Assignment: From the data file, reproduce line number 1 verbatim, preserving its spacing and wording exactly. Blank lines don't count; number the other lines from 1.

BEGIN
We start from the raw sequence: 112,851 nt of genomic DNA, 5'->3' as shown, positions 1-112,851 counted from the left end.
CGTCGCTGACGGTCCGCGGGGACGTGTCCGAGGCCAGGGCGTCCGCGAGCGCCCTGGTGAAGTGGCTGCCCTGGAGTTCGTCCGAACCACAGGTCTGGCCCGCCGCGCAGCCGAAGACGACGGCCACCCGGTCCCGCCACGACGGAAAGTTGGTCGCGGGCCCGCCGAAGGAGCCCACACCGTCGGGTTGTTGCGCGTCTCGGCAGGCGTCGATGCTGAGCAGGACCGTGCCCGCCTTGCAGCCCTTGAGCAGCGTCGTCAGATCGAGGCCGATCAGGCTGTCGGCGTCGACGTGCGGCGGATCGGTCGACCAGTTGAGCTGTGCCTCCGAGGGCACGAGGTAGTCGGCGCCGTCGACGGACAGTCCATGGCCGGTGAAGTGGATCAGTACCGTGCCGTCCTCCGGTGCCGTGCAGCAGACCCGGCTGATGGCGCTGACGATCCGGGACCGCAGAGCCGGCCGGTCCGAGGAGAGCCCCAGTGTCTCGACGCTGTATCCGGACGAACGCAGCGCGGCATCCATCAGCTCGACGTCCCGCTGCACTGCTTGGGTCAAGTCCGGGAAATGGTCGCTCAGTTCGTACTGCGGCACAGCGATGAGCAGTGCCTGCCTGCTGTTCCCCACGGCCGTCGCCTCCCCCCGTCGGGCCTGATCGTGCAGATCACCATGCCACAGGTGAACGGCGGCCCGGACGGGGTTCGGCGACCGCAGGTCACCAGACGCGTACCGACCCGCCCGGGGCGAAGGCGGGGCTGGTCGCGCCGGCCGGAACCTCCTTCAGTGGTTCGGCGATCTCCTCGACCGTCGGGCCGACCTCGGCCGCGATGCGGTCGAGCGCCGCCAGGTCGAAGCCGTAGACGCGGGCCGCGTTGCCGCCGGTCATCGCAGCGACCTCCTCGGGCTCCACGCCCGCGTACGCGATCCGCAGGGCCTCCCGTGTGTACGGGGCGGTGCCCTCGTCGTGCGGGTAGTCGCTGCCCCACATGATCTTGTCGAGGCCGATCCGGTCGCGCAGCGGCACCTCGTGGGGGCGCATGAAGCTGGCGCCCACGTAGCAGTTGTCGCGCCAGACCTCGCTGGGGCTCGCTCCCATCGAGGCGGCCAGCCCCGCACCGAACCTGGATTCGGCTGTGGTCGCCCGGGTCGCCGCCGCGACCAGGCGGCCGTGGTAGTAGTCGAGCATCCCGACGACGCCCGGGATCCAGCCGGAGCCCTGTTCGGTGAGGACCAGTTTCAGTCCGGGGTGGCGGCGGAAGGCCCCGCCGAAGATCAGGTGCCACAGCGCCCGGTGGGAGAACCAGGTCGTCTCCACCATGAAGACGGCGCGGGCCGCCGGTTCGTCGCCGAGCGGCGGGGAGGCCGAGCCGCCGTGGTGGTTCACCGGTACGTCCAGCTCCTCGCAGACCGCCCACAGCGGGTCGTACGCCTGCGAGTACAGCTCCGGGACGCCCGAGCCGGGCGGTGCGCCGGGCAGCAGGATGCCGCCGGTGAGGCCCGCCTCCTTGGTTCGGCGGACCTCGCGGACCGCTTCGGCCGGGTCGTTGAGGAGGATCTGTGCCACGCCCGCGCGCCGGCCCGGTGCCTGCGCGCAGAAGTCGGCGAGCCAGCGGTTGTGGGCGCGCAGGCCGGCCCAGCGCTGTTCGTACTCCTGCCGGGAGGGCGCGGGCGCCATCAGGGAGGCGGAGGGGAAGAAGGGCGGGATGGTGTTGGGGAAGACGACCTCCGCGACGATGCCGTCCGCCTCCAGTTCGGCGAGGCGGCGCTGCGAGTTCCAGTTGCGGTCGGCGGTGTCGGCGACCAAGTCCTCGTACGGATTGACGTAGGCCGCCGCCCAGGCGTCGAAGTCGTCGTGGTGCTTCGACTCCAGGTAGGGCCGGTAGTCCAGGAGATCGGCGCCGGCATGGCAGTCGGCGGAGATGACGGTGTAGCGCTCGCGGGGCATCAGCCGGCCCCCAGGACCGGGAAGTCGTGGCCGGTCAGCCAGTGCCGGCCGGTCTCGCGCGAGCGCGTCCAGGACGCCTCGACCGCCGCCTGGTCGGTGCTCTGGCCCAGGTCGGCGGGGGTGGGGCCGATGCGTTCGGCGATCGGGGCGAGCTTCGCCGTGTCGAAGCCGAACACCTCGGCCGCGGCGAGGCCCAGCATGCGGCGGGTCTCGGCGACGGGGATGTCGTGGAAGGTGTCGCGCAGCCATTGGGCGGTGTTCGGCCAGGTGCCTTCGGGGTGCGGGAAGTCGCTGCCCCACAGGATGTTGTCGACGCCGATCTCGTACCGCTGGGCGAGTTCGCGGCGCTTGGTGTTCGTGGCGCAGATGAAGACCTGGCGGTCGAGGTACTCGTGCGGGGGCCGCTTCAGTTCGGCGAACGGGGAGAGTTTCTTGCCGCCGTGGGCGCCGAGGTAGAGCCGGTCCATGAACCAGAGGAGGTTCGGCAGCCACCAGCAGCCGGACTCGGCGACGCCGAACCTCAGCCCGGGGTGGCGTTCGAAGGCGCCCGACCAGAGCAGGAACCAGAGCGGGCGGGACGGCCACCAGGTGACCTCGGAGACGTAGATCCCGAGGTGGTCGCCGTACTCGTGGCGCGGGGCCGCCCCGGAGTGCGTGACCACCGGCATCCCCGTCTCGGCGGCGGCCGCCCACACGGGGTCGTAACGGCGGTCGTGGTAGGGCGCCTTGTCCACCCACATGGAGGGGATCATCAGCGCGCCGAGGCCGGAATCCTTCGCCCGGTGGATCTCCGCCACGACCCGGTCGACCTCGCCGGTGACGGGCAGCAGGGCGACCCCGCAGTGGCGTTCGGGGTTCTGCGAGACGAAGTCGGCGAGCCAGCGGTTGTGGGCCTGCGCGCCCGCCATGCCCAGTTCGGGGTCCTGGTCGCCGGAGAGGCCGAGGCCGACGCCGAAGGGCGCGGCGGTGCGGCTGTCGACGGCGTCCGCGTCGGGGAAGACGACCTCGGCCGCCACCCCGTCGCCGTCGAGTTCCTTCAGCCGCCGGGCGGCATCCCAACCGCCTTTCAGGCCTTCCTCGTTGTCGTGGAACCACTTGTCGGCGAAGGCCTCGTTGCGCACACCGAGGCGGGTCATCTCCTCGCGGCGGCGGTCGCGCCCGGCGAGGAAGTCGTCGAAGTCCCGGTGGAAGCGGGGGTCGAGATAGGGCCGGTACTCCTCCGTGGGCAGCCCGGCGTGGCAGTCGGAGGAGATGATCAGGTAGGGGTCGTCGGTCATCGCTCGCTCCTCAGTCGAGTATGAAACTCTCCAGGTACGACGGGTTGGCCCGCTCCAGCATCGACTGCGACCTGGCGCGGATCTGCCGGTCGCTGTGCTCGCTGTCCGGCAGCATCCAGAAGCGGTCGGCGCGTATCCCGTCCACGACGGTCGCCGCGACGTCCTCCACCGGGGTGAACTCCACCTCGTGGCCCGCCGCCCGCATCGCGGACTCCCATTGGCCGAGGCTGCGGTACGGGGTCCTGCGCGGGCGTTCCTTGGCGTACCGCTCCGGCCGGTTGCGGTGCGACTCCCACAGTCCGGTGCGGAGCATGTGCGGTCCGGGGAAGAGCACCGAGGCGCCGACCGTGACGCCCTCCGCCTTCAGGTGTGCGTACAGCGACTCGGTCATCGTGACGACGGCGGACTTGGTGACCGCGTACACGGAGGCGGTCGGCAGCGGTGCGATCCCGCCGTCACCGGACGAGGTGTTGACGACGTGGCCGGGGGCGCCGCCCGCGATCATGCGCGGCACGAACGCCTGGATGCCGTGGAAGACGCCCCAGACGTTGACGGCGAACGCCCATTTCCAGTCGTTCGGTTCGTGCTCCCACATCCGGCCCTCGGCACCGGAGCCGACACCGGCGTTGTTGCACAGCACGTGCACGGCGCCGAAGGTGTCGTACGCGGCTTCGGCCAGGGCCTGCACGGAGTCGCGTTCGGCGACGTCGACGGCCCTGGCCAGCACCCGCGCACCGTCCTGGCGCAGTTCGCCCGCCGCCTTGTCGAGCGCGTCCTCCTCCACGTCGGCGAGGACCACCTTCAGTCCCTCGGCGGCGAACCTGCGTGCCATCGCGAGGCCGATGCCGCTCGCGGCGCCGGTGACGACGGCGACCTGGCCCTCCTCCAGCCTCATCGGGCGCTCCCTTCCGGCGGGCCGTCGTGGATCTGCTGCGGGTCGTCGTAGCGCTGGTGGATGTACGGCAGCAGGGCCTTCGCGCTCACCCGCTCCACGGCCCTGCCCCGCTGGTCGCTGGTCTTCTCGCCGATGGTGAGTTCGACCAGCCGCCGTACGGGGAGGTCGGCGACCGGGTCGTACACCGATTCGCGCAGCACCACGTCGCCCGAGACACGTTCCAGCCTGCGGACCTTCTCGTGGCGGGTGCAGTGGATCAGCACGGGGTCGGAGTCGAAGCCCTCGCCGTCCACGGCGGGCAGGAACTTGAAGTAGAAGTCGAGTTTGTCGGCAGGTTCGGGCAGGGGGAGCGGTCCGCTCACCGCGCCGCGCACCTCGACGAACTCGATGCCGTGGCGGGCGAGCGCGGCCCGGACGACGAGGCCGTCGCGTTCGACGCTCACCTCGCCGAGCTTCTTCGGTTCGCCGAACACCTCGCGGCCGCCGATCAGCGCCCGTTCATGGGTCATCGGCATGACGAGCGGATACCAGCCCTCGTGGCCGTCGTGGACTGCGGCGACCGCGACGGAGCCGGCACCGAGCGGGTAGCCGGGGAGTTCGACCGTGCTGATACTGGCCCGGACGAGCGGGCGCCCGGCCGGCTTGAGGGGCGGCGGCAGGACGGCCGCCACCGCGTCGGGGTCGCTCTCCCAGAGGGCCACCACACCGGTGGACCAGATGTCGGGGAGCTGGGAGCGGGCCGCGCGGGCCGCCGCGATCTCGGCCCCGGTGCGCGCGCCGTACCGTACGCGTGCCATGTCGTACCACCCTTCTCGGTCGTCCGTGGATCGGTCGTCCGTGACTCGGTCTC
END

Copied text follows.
We start from the raw sequence: 112,851 nt of genomic DNA, 5'->3' as shown, positions 1-112,851 counted from the left end.